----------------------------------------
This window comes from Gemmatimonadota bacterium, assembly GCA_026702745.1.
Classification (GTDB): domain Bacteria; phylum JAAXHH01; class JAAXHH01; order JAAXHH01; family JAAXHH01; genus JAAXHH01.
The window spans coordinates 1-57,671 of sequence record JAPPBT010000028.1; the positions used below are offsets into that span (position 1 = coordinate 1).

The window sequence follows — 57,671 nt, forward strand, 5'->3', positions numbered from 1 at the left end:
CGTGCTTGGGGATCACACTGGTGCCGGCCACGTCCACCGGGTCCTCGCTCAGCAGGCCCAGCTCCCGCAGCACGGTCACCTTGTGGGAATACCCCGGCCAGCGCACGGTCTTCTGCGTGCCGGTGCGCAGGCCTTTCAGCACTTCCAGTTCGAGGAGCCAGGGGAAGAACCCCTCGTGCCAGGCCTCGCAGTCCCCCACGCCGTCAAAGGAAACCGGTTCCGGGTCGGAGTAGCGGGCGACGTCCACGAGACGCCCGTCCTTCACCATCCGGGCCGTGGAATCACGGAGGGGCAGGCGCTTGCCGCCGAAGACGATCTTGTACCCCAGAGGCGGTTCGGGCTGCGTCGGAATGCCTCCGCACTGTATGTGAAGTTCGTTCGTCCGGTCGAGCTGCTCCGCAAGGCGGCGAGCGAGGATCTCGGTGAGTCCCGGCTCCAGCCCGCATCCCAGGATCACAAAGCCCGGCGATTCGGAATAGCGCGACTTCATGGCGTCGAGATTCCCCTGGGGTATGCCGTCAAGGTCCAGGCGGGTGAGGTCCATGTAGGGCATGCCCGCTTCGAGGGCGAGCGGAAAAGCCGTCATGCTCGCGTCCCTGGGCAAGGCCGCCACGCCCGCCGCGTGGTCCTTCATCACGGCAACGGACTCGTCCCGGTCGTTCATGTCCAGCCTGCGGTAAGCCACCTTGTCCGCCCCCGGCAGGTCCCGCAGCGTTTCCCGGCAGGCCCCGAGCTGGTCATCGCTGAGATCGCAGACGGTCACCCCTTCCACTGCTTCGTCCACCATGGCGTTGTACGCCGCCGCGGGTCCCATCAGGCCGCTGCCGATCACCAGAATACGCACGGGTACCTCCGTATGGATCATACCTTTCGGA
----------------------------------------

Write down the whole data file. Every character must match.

This window comes from Gemmatimonadota bacterium, assembly GCA_026702745.1.
Classification (GTDB): domain Bacteria; phylum JAAXHH01; class JAAXHH01; order JAAXHH01; family JAAXHH01; genus JAAXHH01.
The window spans coordinates 1-57,671 of sequence record JAPPBT010000028.1; the positions used below are offsets into that span (position 1 = coordinate 1).

The window sequence follows — 57,671 nt, forward strand, 5'->3', positions numbered from 1 at the left end:
CGTGCTTGGGGATCACACTGGTGCCGGCCACGTCCACCGGGTCCTCGCTCAGCAGGCCCAGCTCCCGCAGCACGGTCACCTTGTGGGAATACCCCGGCCAGCGCACGGTCTTCTGCGTGCCGGTGCGCAGGCCTTTCAGCACTTCCAGTTCGAGGAGCCAGGGGAAGAACCCCTCGTGCCAGGCCTCGCAGTCCCCCACGCCGTCAAAGGAAACCGGTTCCGGGTCGGAGTAGCGGGCGACGTCCACGAGACGCCCGTCCTTCACCATCCGGGCCGTGGAATCACGGAGGGGCAGGCGCTTGCCGCCGAAGACGATCTTGTACCCCAGAGGCGGTTCGGGCTGCGTCGGAATGCCTCCGCACTGTATGTGAAGTTCGTTCGTCCGGTCGAGCTGCTCCGCAAGGCGGCGAGCGAGGATCTCGGTGAGTCCCGGCTCCAGCCCGCATCCCAGGATCACAAAGCCCGGCGATTCGGAATAGCGCGACTTCATGGCGTCGAGATTCCCCTGGGGTATGCCGTCAAGGTCCAGGCGGGTGAGGTCCATGTAGGGCATGCCCGCTTCGAGGGCGAGCGGAAAAGCCGTCATGCTCGCGTCCCTGGGCAAGGCCGCCACGCCCGCCGCGTGGTCCTTCATCACGGCAACGGACTCGTCCCGGTCGTTCATGTCCAGCCTGCGGTAAGCCACCTTGTCCGCCCCCGGCAGGTCCCGCAGCGTTTCCCGGCAGGCCCCGAGCTGGTCATCGCTGAGATCGCAGACGGTCACCCCTTCCACTGCTTCGTCCACCATGGCGTTGTACGCCGCCGCGGGTCCCATCAGGCCGCTGCCGATCACCAGAATACGCACGGGTACCTCCGTATGGATCATACCTTTCGGA